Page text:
Agbaria and Cohen also co-facilitated weekend workshops, "Facilitating Encounters Through Art," which explored the relationship between dialogue and art. The sessions were designed for artists, cultural workers and leaders of cultural institutions who work or plan to work in zones of violent conflict around the world – including the United States – and welcomed several Brandeis undergraduate students who are exploring the role of arts in peacebuilding. [Right: Aziz Sohail '13 asks Farhat Agbaria a question during a discussion with a panel of undergraduates and Master's in Coexistence and Conflict students, moderated by Cynthia Cohen of the Ethics Center]

Farhat Agbaria’s residency was cosponsored by the Interfaith Chaplaincy; the Master’s Program in Coexistence and Conflict; the Office of the Dean of Arts and Sciences; Peace, Conflict and Coexistence Studies; Student Senate and the Theater Arts Department.

The exhibit-related events concluded with “Exposures: Photography and the Politics of Looking,” which brought the artist Dor Guez himself to the Rose for a series of discussions on the photographic image and its resonance with politics. Guez was joined by Cohen; Dabney Hailey, director of academic programs at the Rose Art Museum; and Catherine Cissé van den Muijsenbergh, executive director of the Institute for Historical Justice and Reconciliation; and Ilan Troen, director of the Schusterman Center for Israel Studies. 

“The act of looking,” said Hailey during a panel discussion, is “the space for possibility for me: for the conversation to turn, for people to hear one another, for lives to be changed, for knowledge to be gained.”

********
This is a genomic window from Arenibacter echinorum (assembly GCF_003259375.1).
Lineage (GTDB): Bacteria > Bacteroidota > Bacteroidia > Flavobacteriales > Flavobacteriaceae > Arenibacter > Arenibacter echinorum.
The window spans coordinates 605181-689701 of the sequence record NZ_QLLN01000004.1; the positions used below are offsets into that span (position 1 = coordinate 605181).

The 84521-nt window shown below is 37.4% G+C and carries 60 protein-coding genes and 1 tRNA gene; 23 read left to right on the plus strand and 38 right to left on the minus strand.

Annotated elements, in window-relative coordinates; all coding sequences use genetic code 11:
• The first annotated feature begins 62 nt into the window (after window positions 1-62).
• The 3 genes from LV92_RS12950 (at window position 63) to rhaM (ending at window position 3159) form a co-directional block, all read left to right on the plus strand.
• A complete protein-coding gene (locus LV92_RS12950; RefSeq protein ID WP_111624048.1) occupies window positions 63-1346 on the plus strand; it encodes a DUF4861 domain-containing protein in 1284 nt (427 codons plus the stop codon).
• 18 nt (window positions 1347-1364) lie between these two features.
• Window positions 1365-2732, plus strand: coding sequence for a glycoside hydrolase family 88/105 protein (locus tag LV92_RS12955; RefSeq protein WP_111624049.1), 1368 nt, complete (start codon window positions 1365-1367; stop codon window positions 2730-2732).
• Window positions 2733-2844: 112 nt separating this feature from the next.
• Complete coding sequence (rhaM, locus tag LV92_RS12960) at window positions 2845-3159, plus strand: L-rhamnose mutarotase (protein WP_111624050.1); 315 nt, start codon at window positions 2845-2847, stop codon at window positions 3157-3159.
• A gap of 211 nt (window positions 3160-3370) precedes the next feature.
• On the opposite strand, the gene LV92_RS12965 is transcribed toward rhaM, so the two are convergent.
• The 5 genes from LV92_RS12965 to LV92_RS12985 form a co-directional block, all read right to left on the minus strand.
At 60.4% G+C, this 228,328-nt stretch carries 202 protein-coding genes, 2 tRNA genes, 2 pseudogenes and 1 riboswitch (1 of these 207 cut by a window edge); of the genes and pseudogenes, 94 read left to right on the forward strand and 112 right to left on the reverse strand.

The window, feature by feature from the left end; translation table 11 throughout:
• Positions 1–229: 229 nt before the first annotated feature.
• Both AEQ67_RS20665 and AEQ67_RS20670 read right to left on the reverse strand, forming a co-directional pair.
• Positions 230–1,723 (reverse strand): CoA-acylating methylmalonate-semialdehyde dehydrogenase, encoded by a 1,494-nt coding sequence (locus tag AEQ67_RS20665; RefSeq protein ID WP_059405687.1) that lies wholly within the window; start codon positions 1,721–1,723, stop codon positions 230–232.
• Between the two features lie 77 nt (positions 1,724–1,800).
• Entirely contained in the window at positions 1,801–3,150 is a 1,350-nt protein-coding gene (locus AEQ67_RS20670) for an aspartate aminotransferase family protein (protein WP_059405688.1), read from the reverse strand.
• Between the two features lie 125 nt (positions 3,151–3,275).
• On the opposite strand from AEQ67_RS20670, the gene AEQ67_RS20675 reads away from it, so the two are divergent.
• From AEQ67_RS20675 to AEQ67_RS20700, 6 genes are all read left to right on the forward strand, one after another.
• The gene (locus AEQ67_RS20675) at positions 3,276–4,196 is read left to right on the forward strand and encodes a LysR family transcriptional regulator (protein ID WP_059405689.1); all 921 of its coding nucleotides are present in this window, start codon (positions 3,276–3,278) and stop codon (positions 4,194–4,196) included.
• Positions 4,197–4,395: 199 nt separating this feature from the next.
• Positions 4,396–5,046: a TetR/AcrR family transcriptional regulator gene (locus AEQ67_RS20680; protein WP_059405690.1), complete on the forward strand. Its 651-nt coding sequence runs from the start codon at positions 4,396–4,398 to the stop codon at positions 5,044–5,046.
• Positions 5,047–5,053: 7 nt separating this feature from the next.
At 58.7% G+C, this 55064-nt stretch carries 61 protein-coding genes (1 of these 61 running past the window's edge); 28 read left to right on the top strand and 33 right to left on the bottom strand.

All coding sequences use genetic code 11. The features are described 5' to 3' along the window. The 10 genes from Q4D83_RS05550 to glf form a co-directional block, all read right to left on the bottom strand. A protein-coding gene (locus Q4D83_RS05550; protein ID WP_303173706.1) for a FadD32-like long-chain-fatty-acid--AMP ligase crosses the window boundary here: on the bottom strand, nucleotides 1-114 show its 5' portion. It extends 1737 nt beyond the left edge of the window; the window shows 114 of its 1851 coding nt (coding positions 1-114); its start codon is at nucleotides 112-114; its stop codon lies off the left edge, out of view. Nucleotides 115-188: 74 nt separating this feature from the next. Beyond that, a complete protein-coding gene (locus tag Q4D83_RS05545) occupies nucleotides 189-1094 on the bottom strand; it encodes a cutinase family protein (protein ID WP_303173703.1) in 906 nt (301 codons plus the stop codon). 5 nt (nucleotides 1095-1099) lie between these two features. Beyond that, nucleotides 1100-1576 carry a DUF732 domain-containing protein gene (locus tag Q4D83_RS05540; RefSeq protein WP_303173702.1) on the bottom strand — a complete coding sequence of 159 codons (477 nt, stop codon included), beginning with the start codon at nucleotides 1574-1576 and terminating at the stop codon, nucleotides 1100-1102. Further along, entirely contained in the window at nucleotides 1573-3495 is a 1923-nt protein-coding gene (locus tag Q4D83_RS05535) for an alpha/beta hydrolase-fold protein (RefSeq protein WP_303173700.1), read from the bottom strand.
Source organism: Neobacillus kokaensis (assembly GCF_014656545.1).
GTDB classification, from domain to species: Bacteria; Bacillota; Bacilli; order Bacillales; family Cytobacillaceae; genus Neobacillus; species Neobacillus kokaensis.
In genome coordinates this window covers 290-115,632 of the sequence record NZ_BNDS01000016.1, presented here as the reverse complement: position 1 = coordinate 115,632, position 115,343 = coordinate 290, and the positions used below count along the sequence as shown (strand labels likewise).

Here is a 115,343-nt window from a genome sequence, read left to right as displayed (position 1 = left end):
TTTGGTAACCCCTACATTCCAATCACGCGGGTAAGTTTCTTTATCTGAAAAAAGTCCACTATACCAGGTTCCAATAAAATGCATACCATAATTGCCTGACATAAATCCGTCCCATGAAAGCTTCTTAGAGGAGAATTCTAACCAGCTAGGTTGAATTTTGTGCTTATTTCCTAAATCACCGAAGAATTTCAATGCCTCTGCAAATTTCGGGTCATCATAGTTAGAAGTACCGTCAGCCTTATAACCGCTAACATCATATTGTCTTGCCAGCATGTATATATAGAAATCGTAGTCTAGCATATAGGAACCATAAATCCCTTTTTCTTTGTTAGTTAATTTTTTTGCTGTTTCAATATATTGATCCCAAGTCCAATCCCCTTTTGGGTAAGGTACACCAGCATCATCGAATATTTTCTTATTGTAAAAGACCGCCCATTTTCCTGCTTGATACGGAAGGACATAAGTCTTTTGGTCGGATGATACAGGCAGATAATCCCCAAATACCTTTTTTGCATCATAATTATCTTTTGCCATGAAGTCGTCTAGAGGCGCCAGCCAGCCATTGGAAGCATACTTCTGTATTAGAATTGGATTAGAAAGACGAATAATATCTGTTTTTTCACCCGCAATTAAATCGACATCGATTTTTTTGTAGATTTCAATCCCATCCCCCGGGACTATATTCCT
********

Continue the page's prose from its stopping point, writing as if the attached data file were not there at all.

Cissé van den Muijsenbergh, an expert in international criminal justice and

Exposures Panel

ilan troen of the schustrman center for
israel studies moderating a conversation
at the Rose Art museum with artist dor
guez, catherine cisse van den muijsenbergh
of the institute for historical justice and
reconciliation, cynthia cohen of the ethics
center, and Dabney hailey of the rose (l-r) 

human rights law, also delivered a lecture, “Zoom In – Narratives and Photography in Zones of Conflict.” She focused on her work with a project called “Zoom In,” which looks at how young Israelis and Palestinian interpret photographs from 1948 when the images are presented first without context. [Left: Ilan Troen of the Schusterman Center for Israel Studies moderating a conversation at the Rose Art Museum with artist Dor Guez, Catherine Cissé van den Muijsenbergh of the Institute for Historical Justice and Reconciliation, Cynthia Cohen of the Ethics Center, and Dabney Hailey of the Rose (l-r)]

“We bring together opposite sides,” she said, “with the objective to achieve what we call ‘shared narratives’…. It is not to agree on everything – which is just impossible…. It's about bringing for the same event all interpretations and all identities at stake.”

Contrasting his role as an artist to the scholarly work of Cissé van den Muijsenbergh in “Zoom In,” Guez explained that “I can say ‘this is my story, this is my narrative, this is my truth.’ I don’t give the audience much space for its own interpretation of the narrative, but I do give them a lot of space to think about their own narrative and the way they think about themselves."